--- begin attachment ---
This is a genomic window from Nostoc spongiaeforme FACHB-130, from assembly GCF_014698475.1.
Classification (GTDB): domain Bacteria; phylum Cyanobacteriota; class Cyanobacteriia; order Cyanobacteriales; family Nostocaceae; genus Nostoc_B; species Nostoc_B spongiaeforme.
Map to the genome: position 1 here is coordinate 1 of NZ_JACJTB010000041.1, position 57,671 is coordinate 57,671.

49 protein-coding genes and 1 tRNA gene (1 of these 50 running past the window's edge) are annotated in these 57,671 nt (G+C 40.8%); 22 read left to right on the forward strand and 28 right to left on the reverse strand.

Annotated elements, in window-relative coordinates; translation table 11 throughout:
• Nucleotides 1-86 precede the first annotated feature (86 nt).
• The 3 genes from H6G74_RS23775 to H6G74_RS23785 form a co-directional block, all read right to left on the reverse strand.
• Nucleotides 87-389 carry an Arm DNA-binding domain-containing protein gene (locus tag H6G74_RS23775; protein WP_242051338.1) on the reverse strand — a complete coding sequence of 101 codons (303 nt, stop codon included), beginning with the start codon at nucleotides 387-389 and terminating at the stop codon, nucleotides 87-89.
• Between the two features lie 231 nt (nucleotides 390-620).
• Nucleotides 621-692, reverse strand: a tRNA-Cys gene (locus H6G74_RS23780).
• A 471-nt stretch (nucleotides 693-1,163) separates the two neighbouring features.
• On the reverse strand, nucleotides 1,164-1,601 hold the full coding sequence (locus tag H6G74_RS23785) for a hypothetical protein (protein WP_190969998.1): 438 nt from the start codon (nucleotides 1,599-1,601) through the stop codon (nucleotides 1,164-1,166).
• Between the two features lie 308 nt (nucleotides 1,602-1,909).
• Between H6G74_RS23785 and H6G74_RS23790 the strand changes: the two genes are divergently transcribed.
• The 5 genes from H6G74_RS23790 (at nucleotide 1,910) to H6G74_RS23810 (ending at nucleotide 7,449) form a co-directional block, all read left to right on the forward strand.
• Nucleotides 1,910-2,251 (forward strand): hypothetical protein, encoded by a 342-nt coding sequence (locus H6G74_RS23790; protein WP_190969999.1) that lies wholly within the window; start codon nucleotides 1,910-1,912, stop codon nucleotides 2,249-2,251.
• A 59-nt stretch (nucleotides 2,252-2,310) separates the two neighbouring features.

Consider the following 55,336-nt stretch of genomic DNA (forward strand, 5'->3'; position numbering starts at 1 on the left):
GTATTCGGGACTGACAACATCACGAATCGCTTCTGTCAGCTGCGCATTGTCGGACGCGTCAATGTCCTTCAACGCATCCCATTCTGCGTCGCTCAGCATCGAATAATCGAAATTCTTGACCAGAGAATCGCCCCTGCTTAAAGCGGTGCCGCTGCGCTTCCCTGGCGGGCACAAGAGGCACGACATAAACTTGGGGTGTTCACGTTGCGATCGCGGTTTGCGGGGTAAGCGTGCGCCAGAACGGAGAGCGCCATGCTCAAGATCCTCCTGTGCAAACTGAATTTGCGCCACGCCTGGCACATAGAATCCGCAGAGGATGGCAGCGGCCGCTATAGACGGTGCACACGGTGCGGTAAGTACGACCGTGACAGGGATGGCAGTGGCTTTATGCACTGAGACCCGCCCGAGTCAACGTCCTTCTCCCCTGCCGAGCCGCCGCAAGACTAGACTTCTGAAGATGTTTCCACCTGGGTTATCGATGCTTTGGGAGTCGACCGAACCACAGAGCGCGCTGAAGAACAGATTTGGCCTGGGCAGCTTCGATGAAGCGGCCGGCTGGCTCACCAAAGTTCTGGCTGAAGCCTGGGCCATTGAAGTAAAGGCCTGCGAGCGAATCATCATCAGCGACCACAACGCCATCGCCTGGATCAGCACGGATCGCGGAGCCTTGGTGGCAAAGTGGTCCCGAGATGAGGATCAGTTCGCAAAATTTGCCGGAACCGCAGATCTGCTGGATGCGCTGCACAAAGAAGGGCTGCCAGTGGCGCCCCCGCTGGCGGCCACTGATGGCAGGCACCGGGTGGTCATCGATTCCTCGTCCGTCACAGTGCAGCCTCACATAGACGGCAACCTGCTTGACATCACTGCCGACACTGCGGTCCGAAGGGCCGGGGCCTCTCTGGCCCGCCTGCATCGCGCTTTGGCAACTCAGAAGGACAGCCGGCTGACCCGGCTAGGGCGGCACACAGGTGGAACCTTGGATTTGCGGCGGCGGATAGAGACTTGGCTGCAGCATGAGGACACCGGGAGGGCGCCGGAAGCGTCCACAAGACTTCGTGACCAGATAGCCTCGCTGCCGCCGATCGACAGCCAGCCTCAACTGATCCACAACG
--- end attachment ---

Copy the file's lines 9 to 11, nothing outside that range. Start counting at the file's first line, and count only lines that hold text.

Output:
• Between the two features lie 231 nt (nucleotides 390-620).
• Nucleotides 621-692, reverse strand: a tRNA-Cys gene (locus H6G74_RS23780).
• A 471-nt stretch (nucleotides 693-1,163) separates the two neighbouring features.